This page is dedicated to resources that our broadcast meteorology community may find useful. On this site, you will find information on our Station Scientist initiative, certification programs, professional development, upcoming meetings/conferences as well as links to many other items of interest.
The Council of the American Meteorological Society invites the Broadcast Meteorology community to submit nominations for consideration for the Society Awards, Lecturers, Named Symposia, Fellows, Honorary members, and nominees for elective Officers and Councilors of the Society.
The AMS has two awards specifically for Broadcast Meteorologists.
For detailed information on the Awards process including award descriptions, past winners, and the online nomination process, please see the Awards home page. Each year the deadline for nominations is 1 May.
Are you interested in searching AMS journals for a topic of interest, submitting an article for publication, or viewing a list of AMS books on topics such as economic and societal impacts of tornadoes or the history of broadcast meteorology? If so, please take a look at the Journals home page.
Are you interested in applying for the AMS Certified Broadcast Meteorologist (CBM) designation? The CBM Program was established to raise the professional standard in broadcast meteorology and encourage a broader range of scientific understanding, especially with respect to environmental issues. The goal of the CBM program is to certify that the holder meets specific educational and experience criteria and has passed rigorous testing in their knowledge and communication of meteorology and related sciences needed to be an effective broadcast meteorologist. For detailed information on the CBM Program, including educational requirements, applications, and study guide, please see our Certification Programs home page.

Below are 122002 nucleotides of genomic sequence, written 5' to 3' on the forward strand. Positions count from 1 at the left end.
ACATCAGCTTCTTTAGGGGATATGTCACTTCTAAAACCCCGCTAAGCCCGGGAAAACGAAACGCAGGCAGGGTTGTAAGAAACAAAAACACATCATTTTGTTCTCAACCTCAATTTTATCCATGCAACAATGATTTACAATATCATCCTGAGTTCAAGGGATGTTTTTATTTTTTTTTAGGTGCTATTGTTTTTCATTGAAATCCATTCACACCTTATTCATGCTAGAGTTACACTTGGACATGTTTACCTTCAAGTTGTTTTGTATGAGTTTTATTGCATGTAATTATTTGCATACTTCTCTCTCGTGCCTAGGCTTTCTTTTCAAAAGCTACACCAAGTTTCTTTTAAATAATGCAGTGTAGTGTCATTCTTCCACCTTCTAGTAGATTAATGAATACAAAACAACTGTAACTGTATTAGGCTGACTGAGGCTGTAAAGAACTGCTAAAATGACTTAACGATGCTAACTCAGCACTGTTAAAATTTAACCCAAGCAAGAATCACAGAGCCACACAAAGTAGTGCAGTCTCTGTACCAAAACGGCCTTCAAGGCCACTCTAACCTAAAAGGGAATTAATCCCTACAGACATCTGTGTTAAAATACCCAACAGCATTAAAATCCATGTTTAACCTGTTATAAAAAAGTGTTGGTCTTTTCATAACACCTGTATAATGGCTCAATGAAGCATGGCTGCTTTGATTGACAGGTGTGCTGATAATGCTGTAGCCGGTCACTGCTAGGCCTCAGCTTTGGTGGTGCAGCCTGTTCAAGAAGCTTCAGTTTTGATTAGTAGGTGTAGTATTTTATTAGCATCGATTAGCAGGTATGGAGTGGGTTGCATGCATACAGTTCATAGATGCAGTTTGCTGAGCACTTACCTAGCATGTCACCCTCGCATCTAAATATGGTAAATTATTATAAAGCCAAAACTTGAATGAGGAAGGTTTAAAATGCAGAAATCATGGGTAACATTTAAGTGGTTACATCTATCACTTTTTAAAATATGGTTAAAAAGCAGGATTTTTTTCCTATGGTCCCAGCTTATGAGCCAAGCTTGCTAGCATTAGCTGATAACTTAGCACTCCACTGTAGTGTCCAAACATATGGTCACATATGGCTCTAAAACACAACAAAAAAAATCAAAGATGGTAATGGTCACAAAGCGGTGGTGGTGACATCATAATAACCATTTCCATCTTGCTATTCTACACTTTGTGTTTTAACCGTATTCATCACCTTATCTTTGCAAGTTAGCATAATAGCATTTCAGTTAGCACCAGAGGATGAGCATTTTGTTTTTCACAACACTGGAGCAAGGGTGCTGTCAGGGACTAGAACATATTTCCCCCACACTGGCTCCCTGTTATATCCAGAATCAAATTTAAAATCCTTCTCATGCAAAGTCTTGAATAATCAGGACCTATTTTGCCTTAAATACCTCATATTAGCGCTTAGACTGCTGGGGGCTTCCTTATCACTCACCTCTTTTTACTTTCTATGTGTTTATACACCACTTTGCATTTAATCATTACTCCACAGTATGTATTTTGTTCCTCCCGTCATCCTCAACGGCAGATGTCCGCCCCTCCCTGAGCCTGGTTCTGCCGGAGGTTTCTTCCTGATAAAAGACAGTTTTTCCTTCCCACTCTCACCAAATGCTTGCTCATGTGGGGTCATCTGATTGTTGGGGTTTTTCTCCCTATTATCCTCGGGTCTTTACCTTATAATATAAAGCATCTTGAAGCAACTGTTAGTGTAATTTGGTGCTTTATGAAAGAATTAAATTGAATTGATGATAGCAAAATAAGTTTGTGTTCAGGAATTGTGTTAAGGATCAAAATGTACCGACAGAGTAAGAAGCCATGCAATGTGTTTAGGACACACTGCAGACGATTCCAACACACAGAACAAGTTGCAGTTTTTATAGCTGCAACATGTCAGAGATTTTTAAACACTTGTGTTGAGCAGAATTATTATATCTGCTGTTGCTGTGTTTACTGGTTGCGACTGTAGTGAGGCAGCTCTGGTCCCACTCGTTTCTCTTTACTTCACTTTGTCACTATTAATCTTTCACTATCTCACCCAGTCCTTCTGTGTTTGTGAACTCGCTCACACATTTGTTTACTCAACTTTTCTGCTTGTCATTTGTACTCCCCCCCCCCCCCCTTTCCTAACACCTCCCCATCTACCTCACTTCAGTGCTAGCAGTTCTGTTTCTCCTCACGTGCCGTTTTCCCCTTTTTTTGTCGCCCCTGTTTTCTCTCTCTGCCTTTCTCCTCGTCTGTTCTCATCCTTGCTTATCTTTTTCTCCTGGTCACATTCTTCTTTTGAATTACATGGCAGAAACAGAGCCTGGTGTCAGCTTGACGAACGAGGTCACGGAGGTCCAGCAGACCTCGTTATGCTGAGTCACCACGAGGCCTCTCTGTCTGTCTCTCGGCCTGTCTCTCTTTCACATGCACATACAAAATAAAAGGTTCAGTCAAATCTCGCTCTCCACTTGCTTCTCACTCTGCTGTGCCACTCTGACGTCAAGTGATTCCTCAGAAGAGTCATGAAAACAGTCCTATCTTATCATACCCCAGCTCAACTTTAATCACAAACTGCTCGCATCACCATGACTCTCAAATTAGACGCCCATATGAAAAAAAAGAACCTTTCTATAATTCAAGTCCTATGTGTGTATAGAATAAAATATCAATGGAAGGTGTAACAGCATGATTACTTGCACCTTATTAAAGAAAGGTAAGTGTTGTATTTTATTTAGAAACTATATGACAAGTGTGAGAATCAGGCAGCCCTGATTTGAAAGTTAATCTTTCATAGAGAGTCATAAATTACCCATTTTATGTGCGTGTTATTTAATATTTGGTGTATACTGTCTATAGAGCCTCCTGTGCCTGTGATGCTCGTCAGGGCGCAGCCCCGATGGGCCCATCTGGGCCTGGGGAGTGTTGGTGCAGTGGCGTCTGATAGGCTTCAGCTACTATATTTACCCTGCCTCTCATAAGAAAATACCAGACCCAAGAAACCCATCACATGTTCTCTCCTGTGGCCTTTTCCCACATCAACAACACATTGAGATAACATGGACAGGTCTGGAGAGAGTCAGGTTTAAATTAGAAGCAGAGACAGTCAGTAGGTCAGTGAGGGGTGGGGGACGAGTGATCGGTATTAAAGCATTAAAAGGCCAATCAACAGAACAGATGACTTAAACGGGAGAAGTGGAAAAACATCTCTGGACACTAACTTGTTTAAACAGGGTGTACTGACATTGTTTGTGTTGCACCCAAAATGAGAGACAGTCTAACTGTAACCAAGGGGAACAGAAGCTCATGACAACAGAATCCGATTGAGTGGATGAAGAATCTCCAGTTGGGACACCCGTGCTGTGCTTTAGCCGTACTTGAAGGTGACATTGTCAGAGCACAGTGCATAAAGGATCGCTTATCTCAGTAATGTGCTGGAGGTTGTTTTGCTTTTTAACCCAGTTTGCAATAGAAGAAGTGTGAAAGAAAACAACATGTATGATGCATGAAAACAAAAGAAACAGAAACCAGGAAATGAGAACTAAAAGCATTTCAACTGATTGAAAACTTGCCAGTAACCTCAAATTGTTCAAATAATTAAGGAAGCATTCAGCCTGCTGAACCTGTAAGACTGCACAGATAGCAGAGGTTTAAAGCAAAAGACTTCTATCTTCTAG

Did you know that AMS Certified Broadcast Meteorologists (CBMs) and Sealholders earn 1 professional development point per day (up to 4 points) for attending a science related meeting/conference and up to 4 professional development points for completing an AMS short course? Check out our Meetings page for a list of upcoming AMS meetings and other meetings of interest as well as guidelines on how to register for a conference or submit an abstract.
Our Member Services page makes it easy for you to update your address, renew your dues and subscriptions, and create an online profile.
The AMS requires all Certified Broadcast Meteorologists (CBMs), Sealholders, and Certified Consulting Meteorologists (CCMs) to complete a 28 point professional development requirement every five years. Did you know that school visits, vendor training, working in the field, holding an AMS certification, the completion of COMET modules, and attending a science related meeting/conference are a few of the many activities that can earn you professional development points? To make it even easier for you, the AMS has created an online tracking system where you can enter and submit your points. Please see the Professional Development home page for all the resources you need to complete this requirement.
Broadcast meteorologists are often the only people in television newsrooms who have a background in science. That makes them qualified not just to deliver the weather, but also to provide more science news to the viewing audience.
The American Meteorological Society (AMS) is promoting the notion of regarding broadcast meteorologists as the “station scientists,” and equipping them to cover a broader range of science topics for their station, in addition to tomorrow’s weather. This would include environmental and space issues, weather and climate impacts on public health, transportation, agriculture, energy use, and other topics. Go to the Stations Scientist home page for online resources, videos, articles, a list of committee members and other valuable resources.